For-profit paycheck protection program (PPP) borrowers – and their tax advisors – have wondered whether they can claim tax deductions in TY 2020 for forgivable expenses paid with PPP loan proceeds if their PPP loan will not be forgiven until TY 2021. In recently-released Rev. Rul. 2020-27, the IRS has answered the question in the way we all expected: a borrower may not claim a tax deduction for forgivable expenses that the borrower paid or incurred to the extent the borrower reasonably believes the expense will result in PPP loan forgiveness in a subsequent tax year. While this is consistent with accounting and IRS practice, it is not likely to be politically popular with members of Congress already looking for ways to decouple PPP forgiveness from the deductibility of those expenses.
When Congress created the PPP, it included a provision that turned off the cancellation of debt (COD) rules to ensure that PPP loan forgiveness would not result in taxable income. However, Congress was silent about whether borrowers could continue to deduct forgivable expenses (payroll costs, mortgage interest, rent and utilities). In Notice 2020-32, the IRS provided an answer, which we discussed in this article. Pursuant to Notice 2020-32, a borrower may not claim a deduction for a forgivable expense that resulted in PPP loan forgiveness.
After the IRS issued Notice 2020-32, Congress passed the Paycheck Protection Program Flexibility Act (Flexibility Act). The Flexibility Act, in relevant part, extended the covered period for paying or incurring forgivable expenses from eight weeks to 24 weeks. The Flexibility Act also extended the deferral of principle and interest payments on PPP loans from six months after origination to the date of the forgiveness determination, provided that the borrower applies for forgiveness within 10 months of the end of its covered period.1 Because of these changes, the taxable year of most PPP borrowers will end (generally on December 31, 2020) before they secure PPP loan forgiveness (sometime in 2021).
The IRS, however, limited the “no deduction” rule of Notice 2020-32 to the extent that the forgivable expense resulted in actual forgiveness. This created a timing problem: how should borrowers treat forgivable expenses that have not resulted in forgiveness by the end of the borrower’s tax year?
The IRS has resolved this timing problem in a taxpayer-unfavorable manner: the borrower may not claim a deduction to the extent that the borrower reasonably expects to receive forgiveness. Thus, if a borrower has submitted a PPP loan forgiveness application by the end of the year (in which the borrower certifies its entitlement to forgiveness), then the borrower may not claim a tax deduction for the requested forgiveness amount. Even if the borrower has not submitted a PPP loan forgiveness application by the end of the year, the borrower still may not claim a tax deduction for the forgiveness amount it reasonably expects to request when it files the forgiveness application. Thus, delaying a forgiveness application is not likely to alter the current year income tax treatment.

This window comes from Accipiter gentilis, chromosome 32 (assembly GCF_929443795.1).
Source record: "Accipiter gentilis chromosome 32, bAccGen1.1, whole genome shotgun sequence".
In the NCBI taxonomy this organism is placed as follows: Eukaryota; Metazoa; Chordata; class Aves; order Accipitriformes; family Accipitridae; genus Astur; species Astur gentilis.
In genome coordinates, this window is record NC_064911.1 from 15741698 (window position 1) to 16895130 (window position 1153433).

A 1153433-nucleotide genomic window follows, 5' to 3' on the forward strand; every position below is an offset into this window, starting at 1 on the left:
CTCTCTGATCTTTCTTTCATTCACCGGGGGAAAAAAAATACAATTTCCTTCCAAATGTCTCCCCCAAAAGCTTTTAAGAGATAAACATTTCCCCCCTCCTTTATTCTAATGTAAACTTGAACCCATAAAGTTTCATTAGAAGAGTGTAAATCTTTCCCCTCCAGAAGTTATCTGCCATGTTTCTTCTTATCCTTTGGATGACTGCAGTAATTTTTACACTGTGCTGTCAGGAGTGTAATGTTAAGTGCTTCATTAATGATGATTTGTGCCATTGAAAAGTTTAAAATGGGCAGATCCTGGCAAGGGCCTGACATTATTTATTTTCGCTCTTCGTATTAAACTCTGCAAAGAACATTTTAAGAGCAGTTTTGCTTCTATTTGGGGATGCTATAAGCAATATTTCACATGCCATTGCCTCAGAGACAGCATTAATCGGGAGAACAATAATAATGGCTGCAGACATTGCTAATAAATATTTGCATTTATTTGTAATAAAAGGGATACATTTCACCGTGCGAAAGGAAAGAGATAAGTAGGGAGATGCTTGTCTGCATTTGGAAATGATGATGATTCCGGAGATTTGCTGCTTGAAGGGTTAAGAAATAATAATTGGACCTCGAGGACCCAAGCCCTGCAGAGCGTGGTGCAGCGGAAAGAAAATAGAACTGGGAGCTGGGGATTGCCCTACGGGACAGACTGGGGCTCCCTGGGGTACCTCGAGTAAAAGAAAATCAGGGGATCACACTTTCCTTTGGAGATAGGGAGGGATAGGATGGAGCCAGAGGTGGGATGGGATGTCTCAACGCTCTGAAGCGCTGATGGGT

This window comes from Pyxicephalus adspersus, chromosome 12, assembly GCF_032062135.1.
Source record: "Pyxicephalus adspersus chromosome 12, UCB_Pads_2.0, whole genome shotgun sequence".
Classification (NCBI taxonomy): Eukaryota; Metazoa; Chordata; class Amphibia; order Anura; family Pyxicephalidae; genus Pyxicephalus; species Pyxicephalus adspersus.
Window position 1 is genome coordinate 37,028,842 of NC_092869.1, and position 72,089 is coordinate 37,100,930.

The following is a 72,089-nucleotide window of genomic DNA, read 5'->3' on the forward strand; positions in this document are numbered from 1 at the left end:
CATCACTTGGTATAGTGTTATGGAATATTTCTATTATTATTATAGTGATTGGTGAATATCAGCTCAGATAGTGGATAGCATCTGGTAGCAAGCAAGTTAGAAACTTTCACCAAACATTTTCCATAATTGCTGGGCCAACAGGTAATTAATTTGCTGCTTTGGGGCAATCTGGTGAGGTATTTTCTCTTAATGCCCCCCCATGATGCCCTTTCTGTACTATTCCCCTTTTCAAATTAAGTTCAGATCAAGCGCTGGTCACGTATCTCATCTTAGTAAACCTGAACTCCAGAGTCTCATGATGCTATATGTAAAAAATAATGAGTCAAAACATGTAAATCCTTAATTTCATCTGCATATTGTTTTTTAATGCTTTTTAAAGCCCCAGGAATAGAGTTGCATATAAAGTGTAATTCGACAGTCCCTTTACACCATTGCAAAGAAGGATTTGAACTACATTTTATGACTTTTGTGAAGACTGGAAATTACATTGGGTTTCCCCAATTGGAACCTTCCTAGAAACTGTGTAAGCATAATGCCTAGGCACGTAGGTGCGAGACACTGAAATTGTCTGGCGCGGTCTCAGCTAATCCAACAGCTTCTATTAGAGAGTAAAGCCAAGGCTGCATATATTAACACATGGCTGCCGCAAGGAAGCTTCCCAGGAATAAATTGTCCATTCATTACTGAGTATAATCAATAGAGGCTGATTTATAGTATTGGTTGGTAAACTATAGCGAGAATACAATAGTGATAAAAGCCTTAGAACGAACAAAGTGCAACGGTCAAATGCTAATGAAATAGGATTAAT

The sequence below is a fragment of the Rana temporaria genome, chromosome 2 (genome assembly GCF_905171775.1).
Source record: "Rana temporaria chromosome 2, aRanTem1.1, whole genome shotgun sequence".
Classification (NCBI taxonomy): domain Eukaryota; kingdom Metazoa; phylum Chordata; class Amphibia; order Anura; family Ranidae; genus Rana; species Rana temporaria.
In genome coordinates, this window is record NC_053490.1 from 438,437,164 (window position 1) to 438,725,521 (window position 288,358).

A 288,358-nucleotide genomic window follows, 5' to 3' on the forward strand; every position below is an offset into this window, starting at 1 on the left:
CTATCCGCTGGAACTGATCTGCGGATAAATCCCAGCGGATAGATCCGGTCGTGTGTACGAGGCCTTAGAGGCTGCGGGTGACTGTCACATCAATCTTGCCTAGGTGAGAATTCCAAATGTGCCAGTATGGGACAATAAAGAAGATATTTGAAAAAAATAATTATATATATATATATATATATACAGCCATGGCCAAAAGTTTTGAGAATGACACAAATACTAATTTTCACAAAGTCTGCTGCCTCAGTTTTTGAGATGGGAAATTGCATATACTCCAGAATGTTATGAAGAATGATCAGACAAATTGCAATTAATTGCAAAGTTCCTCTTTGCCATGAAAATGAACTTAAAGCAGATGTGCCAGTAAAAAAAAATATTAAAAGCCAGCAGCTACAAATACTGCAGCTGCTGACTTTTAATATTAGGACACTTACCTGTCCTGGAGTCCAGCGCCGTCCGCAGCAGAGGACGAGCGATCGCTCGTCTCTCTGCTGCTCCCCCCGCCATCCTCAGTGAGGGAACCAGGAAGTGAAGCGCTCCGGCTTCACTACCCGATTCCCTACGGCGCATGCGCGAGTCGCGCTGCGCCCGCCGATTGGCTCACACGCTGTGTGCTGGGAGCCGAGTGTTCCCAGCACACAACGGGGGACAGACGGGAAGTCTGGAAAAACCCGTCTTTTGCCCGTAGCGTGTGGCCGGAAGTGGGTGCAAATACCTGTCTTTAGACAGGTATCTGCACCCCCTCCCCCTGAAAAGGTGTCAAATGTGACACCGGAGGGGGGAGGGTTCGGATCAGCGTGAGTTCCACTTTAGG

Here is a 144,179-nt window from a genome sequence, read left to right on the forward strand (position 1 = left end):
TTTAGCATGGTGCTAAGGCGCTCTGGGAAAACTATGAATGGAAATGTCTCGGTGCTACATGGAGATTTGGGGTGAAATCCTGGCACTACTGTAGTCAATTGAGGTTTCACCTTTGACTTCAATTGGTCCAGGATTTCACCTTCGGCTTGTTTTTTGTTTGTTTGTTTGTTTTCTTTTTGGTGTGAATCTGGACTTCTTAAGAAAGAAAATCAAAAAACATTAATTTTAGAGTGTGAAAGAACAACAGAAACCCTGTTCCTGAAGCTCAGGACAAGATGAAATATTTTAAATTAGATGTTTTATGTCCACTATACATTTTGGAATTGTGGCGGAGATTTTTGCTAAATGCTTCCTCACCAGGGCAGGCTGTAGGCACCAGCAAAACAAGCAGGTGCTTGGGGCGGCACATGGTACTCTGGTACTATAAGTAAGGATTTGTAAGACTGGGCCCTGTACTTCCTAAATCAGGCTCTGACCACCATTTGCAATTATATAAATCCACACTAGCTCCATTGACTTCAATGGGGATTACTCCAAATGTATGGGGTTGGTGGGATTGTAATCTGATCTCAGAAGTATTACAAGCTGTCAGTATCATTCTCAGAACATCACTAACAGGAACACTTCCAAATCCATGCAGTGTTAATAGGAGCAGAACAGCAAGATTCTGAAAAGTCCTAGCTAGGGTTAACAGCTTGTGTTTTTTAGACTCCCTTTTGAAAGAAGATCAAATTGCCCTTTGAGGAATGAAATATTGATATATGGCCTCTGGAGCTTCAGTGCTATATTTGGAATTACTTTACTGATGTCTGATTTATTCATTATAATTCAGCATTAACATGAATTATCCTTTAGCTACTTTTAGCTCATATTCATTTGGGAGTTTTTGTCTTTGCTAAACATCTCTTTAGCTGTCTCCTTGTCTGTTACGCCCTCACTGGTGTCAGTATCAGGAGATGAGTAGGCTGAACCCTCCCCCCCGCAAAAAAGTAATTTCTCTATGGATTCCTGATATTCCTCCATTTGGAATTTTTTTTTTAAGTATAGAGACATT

The IRS-mandated approach meshes well with the financial statement (i.e., book) treatment recommend by most accountants with whom we work. For book purposes, we understand that general accepted accounting principles (GAAP) generally requires income recognition of the PPP forgiveness when the borrower reasonably believes that the loan will be forgiven – presumably no later than the date the borrower applies to their lender for forgiveness and certifies entitlement. (Apologies to all of our loyal readers with CPA training who no doubt cringe at our lawyerly oversimplification of the accounting rules.) For most calendar year taxpayers, this means that their 2020 financial statements will recognize anticipated forgiveness as income and have offsetting expenses. For tax purposes, those same taxpayers will have a similar net result, but it will be obtained by excluding PPP forgiveness from gross income and also excluding a like amount of otherwise-deductible expenses.
As with Notice 2020-32, we believe that the IRS’s extension of its “no deduction” rule is a reasonable interpretation of existing law. The IRS based its position in Notice 2020-32 on IRC § 265. The IRS based its reasonable expectation extension of Notice 2020-32 on case law in which courts upheld a deduction disallowance for an amount for which a taxpayer reasonably expected reimbursement in a subsequent year. Accordingly, as a legal matter, we find no fault with the IRS’s analysis.
As a political matter, however, we expect opposition to the IRS’s position. As we noted in our article last week, members of Congress have already publicly disagreed with the IRS’ deduction position announced in IRS Notice 2020-32. Senators Cornyn (Majority Whip), Grassley (Finance Committee Chair), Wyden (Ranking Member of the Finance Committee), Rubio and Carper introduced the Small Business Expense Protection Act of 2020 (S. 3612). This bill, if enacted (or incorporated into another stimulus bill), would ensure that PPP loan forgiveness has no impact on the deductibility of forgivable expenses. The issuance of Rev. Rul. 2020-27 has already drawn the ire of Senators Grassley and Wyden and we expect that will continue to secure the attention of both Congress and their constituents.
1 The Small Business Administration (SBA) has issued PPP loan FAQs. Pursuant to FAQ 52, this change in the timing of payments automatically applies to existing PPP loans with terms that only allowed a six-month deferral.
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